Kindle Fire Security Tips

Set a Password on the Device

Password protect your Kindle Fire from unauthorized access.

From the home screen:

1. Tap the Settings icon in the upper right-hand corner (it’s the small gear icon next to the Wi-Fi symbol).

 

 

 

 

2. From the drop-down menu touch More.

 

 

 

3. Touch Security.

 

 

4. Turn ON Lock Screen Password.

 

 

 

 

5. Enter whatever password you would like to set for the device and tap the Finish button.

This means that when you turn on the device or if the screen goes black when not in use for more than 5 minutes (5 minutes is the default), you will have to enter the password to unlock your Kindle Fire.

 

 

 

 

Password Protect Wi-Fi

This is a separate password then the one used to join an encrypted password protected network. This password will unlock and enable the Wi-Fi. I have heard this described as a way to prevent your kids from surfing the internet when using the device or if you lend the Kindle to a friend and don’t want them connecting to any wireless networks. Instead of reinventing the wheel the following article explains how to quickly and very easily set this up.

Kindle Fire: Password Protect WiFi

Accelerate Web Page Loading & Enable Encryption

I use these settings when I connect my Kindle Fire to a wireless hot spot. Since most public free Wi-Fi hot spots provide very little security creating this encrypted connection from my device to the Amazon server is the equivalent of an encrypted VPN connection. When I’m on my WPA2 protected home wireless network I will disable these settings.

Depending on what side of the privacy fence your on you may want to read the Amazon usage agreement on how they collect plus how long they store your browsing history when you go through their server using the accelerate page loading setting.

After opening the Silk browser follow the instructions below to enable the accelerate page loading and encryption.

1. On the bottom of the screen tap the icon that looks like a piece of paper with writing on it.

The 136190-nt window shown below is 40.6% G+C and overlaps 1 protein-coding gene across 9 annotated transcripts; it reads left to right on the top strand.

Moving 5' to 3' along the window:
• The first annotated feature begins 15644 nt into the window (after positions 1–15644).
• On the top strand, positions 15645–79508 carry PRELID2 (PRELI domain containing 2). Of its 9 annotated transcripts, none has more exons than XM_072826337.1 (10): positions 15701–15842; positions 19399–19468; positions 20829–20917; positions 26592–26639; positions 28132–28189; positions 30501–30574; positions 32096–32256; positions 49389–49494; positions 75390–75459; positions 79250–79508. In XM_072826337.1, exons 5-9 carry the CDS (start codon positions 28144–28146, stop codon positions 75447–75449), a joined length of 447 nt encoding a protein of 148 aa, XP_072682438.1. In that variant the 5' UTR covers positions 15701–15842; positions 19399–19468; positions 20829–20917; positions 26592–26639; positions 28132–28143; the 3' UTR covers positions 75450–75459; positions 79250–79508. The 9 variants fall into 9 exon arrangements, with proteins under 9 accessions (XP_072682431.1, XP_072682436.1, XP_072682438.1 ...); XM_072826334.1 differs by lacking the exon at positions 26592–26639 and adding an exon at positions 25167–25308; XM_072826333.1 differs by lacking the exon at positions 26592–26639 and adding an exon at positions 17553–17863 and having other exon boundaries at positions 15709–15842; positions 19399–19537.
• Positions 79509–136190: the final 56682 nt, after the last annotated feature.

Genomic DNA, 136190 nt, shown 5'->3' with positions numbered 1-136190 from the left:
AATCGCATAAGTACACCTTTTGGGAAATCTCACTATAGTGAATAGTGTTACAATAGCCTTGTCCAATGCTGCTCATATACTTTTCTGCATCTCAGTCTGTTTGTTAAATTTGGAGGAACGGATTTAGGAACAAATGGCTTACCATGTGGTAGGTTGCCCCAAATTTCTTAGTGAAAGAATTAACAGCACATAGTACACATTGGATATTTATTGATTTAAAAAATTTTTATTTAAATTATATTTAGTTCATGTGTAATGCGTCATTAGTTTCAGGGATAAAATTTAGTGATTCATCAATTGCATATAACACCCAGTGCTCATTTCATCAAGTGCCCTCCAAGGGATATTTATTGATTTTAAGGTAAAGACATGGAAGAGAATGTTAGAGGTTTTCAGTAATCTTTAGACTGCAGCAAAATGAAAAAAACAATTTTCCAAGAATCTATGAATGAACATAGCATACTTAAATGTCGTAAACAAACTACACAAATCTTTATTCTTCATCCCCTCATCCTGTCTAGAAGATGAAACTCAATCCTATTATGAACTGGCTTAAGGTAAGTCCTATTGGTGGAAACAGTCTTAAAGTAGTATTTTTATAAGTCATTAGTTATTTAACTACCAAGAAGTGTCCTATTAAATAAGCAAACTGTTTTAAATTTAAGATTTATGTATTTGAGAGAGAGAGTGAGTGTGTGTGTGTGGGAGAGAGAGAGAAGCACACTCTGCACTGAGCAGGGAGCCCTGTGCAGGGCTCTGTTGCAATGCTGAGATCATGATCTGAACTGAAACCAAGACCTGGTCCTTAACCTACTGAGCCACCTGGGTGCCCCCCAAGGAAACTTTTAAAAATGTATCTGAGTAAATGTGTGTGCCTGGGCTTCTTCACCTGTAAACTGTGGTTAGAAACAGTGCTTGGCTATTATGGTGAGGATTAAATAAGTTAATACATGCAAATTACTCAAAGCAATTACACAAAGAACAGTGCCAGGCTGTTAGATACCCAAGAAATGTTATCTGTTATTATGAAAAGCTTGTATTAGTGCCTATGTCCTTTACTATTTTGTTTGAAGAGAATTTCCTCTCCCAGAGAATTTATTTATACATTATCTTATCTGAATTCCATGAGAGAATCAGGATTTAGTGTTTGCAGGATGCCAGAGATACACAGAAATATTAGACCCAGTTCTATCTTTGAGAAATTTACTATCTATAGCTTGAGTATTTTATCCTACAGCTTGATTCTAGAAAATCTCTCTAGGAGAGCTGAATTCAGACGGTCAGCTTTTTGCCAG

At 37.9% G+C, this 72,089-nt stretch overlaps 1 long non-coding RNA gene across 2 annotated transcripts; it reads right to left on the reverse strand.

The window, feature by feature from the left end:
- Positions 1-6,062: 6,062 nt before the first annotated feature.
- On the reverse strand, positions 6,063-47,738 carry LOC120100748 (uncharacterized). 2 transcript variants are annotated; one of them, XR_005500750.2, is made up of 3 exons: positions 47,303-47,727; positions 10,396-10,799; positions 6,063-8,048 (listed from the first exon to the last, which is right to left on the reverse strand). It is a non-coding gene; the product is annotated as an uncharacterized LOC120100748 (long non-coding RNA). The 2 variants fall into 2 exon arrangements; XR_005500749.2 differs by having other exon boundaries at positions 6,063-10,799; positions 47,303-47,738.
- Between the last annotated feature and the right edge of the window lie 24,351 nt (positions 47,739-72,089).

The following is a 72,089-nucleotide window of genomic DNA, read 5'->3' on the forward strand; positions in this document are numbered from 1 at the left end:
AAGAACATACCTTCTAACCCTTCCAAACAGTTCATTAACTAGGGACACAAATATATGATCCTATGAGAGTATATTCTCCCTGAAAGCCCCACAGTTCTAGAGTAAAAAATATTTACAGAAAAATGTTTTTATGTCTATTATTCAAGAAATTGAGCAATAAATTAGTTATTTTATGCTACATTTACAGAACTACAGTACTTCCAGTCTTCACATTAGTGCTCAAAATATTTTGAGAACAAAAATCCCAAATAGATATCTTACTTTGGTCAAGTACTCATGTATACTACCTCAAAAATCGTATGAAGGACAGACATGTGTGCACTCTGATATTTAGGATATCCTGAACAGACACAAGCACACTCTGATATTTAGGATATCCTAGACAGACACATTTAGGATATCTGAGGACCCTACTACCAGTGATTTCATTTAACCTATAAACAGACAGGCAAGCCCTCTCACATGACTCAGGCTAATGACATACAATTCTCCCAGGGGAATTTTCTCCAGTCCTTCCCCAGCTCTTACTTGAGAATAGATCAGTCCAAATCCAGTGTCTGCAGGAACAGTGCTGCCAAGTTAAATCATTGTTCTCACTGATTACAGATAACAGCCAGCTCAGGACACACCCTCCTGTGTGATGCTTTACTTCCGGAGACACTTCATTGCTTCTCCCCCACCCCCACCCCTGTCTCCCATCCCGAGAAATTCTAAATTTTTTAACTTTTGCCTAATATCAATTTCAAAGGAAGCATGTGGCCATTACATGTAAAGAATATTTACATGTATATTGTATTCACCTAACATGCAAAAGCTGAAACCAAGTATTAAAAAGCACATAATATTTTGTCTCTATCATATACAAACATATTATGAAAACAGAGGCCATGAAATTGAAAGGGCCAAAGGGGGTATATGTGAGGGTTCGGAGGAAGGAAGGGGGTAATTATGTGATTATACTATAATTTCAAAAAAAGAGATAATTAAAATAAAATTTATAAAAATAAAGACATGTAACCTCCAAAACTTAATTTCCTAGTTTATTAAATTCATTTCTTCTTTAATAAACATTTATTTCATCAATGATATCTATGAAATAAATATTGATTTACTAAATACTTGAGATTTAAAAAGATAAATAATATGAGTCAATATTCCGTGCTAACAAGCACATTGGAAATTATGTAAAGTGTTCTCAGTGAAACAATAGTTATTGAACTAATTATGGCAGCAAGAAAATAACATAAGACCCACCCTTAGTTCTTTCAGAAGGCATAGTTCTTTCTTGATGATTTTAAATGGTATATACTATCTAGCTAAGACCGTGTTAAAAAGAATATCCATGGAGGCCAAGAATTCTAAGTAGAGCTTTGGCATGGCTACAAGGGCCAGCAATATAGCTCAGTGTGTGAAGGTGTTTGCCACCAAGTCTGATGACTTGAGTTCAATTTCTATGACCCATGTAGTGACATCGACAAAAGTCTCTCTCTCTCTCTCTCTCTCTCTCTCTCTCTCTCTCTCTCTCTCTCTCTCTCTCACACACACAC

2. When the menu of icons appear tap on Settings.

 

 

 

 

 

3. Scroll done the Settings page and find the Accelerate page loading setting.

4. Tap the check box to enable the Accelerate page loading, and you can also enable the Optional Encryption setting. You can only use the encryption setting when the accelerate page loading is enabled.

 

 

 

 

Don’t Have the Browser Remember Passwords

This one of the settings that brothers me no matter what device or browser people use and I always recommend to never have a browser remember passwords. If the device is lost or stolen and the browser is set to remember passwords it could be the equivalent of running into the local grocery store and leaving your car in the parking lot with the keys in it and the engine running.

1. Follow the instructions above to access the Silk browser settings.

2. On the settings page verify the Remember passwords setting is not checked.

 

 

3. Below the Remember passwords setting is the Clear passwords settings. If you did have the browser remember any passwords you can click that to clear out any passwords the browser is storing.

This is just some of the security settings that can be setup on the Kindle Fire. Leave a comment or question, or let me know if you’re using any of these security settings or if there is any other security features you find help protect your Kindle device.

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Kindle Fire Tips & Tricks

Some tips and tricks I have collected about the Kindle Fire. Most of information listed here I have found on the internet and have tried to give back links to the original posts.

Can Not Connect to 5 GHz Wireless

After receiving the Kindle Fire I first tried to connect the device to my home wireless network. The Kindle Fire would not find my 5 GHz network, so I tried adding it manually, and again no luck. I found the following article that explains the chipset in the Kindle Fire does not support 802.11a / 5 GHz, bummer!

http://wlanbook.com/amazon-kindle-fire-only-supports-2.4-ghz-wifi/

Copy and Paste Text

Evernote is an application I like to use on my Win 7 laptop and I was very excited to see this app available for the Kindle Fire. After installing the app on my Kindle Fire I went to the browser to test how to copy text into a note and found this on a Kindle Fire help forum.
-long press on the text you want to copy (I tested in the browser)
-it will bring up the two sliders and highlight the word you held on
-move the sliders to expand the selection you want to copy
-click once on the selected text
-a message will popup saying text copied
-go to where you want to paste the text (I tested using Evernote)